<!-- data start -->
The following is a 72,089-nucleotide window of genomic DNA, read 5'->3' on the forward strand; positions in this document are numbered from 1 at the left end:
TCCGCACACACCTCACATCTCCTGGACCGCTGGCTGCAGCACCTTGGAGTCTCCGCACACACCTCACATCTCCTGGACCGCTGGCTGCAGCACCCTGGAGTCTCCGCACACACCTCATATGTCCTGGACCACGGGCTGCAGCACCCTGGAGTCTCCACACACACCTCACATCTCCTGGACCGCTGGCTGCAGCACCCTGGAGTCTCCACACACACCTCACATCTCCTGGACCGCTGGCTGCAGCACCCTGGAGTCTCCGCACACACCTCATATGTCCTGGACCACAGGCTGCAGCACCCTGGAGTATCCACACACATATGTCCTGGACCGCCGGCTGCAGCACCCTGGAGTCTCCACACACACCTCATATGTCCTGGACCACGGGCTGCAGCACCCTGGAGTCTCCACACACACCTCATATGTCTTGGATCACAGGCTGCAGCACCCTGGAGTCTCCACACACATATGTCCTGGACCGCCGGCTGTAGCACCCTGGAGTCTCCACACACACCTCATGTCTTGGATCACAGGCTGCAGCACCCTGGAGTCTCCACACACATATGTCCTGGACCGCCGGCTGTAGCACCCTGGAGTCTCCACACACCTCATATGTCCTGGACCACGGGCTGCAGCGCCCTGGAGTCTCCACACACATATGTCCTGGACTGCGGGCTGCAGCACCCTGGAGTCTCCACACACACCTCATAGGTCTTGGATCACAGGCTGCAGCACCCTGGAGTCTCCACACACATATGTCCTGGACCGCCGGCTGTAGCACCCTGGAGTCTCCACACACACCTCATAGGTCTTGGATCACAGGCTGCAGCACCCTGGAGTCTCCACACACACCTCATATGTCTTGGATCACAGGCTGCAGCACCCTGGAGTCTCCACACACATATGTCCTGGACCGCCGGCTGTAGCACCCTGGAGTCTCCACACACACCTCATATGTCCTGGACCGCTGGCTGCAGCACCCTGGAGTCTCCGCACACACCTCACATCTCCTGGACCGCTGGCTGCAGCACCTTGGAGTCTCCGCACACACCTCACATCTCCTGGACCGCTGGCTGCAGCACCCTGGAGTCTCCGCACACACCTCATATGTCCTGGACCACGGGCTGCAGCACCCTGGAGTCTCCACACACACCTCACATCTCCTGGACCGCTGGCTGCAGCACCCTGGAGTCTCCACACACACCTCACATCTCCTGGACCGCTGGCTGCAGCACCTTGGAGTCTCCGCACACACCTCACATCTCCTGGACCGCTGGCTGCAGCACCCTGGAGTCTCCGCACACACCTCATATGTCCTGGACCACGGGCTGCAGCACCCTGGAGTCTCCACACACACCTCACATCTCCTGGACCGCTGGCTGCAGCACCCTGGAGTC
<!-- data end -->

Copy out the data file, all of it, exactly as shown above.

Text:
The following is a 72,089-nucleotide window of genomic DNA, read 5'->3' on the forward strand; positions in this document are numbered from 1 at the left end:
TCCGCACACACCTCACATCTCCTGGACCGCTGGCTGCAGCACCTTGGAGTCTCCGCACACACCTCACATCTCCTGGACCGCTGGCTGCAGCACCCTGGAGTCTCCGCACACACCTCATATGTCCTGGACCACGGGCTGCAGCACCCTGGAGTCTCCACACACACCTCACATCTCCTGGACCGCTGGCTGCAGCACCCTGGAGTCTCCACACACACCTCACATCTCCTGGACCGCTGGCTGCAGCACCCTGGAGTCTCCGCACACACCTCATATGTCCTGGACCACAGGCTGCAGCACCCTGGAGTATCCACACACATATGTCCTGGACCGCCGGCTGCAGCACCCTGGAGTCTCCACACACACCTCATATGTCCTGGACCACGGGCTGCAGCACCCTGGAGTCTCCACACACACCTCATATGTCTTGGATCACAGGCTGCAGCACCCTGGAGTCTCCACACACATATGTCCTGGACCGCCGGCTGTAGCACCCTGGAGTCTCCACACACACCTCATGTCTTGGATCACAGGCTGCAGCACCCTGGAGTCTCCACACACATATGTCCTGGACCGCCGGCTGTAGCACCCTGGAGTCTCCACACACCTCATATGTCCTGGACCACGGGCTGCAGCGCCCTGGAGTCTCCACACACATATGTCCTGGACTGCGGGCTGCAGCACCCTGGAGTCTCCACACACACCTCATAGGTCTTGGATCACAGGCTGCAGCACCCTGGAGTCTCCACACACATATGTCCTGGACCGCCGGCTGTAGCACCCTGGAGTCTCCACACACACCTCATAGGTCTTGGATCACAGGCTGCAGCACCCTGGAGTCTCCACACACACCTCATATGTCTTGGATCACAGGCTGCAGCACCCTGGAGTCTCCACACACATATGTCCTGGACCGCCGGCTGTAGCACCCTGGAGTCTCCACACACACCTCATATGTCCTGGACCGCTGGCTGCAGCACCCTGGAGTCTCCGCACACACCTCACATCTCCTGGACCGCTGGCTGCAGCACCTTGGAGTCTCCGCACACACCTCACATCTCCTGGACCGCTGGCTGCAGCACCCTGGAGTCTCCGCACACACCTCATATGTCCTGGACCACGGGCTGCAGCACCCTGGAGTCTCCACACACACCTCACATCTCCTGGACCGCTGGCTGCAGCACCCTGGAGTCTCCACACACACCTCACATCTCCTGGACCGCTGGCTGCAGCACCTTGGAGTCTCCGCACACACCTCACATCTCCTGGACCGCTGGCTGCAGCACCCTGGAGTCTCCGCACACACCTCATATGTCCTGGACCACGGGCTGCAGCACCCTGGAGTCTCCACACACACCTCACATCTCCTGGACCGCTGGCTGCAGCACCCTGGAGTC